– At the new Boomtown Woodfire restaurant in this Iron Range city, diners can order the Steelworker prime rib with a Mesabi’s Best beer and, as the menu states, pay homage to the miners who dug the state’s mining industry out of a deposit of rich iron ore.

It’s a heritage many here hope will come roaring back, perhaps as soon as this summer, after officials granted the state’s first copper-nickel mine its final approvals last week.

“We’ve been talking for years about how to get ready,” said Biwabik Mayor Jim Weikum. “It’s been hard to keep people’s spirits up. You want people to be excited and to know that there’s light at the end of the tunnel, but it was a really long tunnel.”

After 14 years of regulatory back-and-forth and a pitched environmental battle that’s ongoing in the courts, northern Minnesota’s mining industry celebrated a double win last week when PolyMet Mining Corp. cleared its last obstacle with state regulators while federal officials opened a path for a second mine just outside of the Boundary Waters Canoe Area Wilderness.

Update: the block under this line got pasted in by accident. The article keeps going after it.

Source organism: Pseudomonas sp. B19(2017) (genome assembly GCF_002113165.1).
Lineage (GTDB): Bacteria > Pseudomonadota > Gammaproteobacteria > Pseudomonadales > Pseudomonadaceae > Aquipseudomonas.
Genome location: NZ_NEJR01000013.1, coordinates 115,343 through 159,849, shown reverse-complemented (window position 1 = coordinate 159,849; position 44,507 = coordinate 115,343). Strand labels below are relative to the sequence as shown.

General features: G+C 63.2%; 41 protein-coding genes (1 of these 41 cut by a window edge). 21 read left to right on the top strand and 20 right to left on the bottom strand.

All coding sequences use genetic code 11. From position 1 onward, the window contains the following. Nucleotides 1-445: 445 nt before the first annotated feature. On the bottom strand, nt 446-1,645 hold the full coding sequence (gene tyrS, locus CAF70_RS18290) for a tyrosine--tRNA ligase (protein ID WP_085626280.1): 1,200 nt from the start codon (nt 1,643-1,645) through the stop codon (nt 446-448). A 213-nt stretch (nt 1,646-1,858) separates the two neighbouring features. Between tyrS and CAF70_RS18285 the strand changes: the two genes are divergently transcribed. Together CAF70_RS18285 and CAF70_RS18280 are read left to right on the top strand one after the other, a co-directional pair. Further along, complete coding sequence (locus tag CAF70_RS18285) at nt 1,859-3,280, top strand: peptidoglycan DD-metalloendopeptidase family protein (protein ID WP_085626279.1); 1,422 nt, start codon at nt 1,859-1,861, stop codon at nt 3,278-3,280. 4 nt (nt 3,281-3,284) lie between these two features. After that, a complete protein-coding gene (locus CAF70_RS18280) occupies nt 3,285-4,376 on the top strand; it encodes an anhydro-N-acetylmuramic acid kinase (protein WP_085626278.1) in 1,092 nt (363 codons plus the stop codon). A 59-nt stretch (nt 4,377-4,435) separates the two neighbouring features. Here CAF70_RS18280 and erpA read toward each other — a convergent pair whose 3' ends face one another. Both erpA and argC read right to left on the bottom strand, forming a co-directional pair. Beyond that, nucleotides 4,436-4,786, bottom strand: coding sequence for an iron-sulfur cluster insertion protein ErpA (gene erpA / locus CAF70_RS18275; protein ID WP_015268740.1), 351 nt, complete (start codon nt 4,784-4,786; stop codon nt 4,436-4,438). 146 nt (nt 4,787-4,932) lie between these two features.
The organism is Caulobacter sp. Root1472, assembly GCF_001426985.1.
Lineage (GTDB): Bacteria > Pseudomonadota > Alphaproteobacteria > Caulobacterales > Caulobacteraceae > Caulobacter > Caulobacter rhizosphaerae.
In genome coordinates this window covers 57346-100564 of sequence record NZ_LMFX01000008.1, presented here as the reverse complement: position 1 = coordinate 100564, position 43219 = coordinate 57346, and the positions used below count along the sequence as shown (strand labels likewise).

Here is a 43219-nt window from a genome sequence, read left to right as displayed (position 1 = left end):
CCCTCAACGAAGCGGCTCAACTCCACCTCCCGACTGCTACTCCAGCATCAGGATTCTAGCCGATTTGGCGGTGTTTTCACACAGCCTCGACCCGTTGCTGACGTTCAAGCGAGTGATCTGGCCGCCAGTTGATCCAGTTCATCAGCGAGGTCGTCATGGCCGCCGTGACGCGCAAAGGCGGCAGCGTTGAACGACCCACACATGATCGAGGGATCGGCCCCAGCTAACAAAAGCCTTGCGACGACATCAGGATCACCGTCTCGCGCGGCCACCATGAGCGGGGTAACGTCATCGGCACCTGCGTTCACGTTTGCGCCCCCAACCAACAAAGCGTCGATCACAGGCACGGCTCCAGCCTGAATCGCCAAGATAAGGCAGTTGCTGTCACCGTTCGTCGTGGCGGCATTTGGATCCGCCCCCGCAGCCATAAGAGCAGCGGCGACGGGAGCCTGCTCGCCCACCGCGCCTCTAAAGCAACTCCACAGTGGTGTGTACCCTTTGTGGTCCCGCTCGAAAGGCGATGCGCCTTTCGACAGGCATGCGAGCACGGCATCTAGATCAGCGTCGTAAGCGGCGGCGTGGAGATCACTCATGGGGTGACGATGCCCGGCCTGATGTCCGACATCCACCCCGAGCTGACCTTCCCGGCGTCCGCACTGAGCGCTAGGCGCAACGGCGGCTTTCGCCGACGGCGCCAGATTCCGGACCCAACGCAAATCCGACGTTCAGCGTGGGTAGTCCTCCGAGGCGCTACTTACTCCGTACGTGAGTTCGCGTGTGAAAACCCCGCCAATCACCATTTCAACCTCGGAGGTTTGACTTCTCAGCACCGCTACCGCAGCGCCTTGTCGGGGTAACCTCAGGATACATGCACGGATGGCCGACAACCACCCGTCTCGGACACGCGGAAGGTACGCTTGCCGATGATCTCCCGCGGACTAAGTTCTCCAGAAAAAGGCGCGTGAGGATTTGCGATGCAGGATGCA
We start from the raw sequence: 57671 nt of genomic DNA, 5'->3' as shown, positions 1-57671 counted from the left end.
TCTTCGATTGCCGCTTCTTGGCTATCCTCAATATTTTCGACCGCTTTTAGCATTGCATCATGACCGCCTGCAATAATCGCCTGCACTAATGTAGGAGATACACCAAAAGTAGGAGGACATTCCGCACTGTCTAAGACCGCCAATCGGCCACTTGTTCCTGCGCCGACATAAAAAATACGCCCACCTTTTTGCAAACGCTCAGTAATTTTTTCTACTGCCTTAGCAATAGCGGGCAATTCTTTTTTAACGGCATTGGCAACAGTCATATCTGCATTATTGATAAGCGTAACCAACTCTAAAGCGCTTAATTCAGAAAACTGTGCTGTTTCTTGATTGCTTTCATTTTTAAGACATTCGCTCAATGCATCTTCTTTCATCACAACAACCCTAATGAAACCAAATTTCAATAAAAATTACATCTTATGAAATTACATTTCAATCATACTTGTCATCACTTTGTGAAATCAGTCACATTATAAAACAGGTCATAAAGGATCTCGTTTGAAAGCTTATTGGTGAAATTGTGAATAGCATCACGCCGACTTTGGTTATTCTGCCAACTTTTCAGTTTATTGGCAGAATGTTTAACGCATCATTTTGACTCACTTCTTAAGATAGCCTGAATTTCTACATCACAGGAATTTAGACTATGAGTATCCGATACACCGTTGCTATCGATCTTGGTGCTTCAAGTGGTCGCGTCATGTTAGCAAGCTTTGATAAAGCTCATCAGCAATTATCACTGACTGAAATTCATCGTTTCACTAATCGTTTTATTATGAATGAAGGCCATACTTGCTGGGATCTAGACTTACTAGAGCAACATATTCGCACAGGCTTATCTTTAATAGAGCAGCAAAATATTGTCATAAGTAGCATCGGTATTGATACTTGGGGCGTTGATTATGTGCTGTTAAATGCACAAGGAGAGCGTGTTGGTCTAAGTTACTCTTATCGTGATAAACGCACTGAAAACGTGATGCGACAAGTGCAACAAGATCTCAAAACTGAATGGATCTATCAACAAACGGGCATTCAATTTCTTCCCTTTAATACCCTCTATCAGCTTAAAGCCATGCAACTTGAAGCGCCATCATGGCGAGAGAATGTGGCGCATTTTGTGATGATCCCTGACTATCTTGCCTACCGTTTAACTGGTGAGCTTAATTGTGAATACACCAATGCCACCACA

The expectation that the mines will launch a new era for the Iron Range has towns planning for new growth, though analysts said expectations should be tempered by the unknown.

In Aurora, there’s talk of upgrading the child care options for new families who might move in. In Biwabik, Weikum and others have wondered if the city’s railroad spur might find new uses. Elsewhere, local officials are gauging the condition of the housing stock, talking up workforce development and looking for broadband connections to make their cities more livable.

Boomtown again?

The PolyMet plan calls for a $1 billion, 6,000-acre open-pit mine, tailings basin and processing plant at the former LTV Steel Mining Co. plant near Hoyt Lakes. The steel plant closed in 2001, laying off 1,100 workers, part of the state’s long-term decline in mining employment that saw a peak of 13,000 jobs in 1979 shrink to about 4,000 today.

The Minnesota Pollution Control Agency approved final air and water permits last week, though the project still needs a wetlands permit from the U.S. Army Corps of Engineers.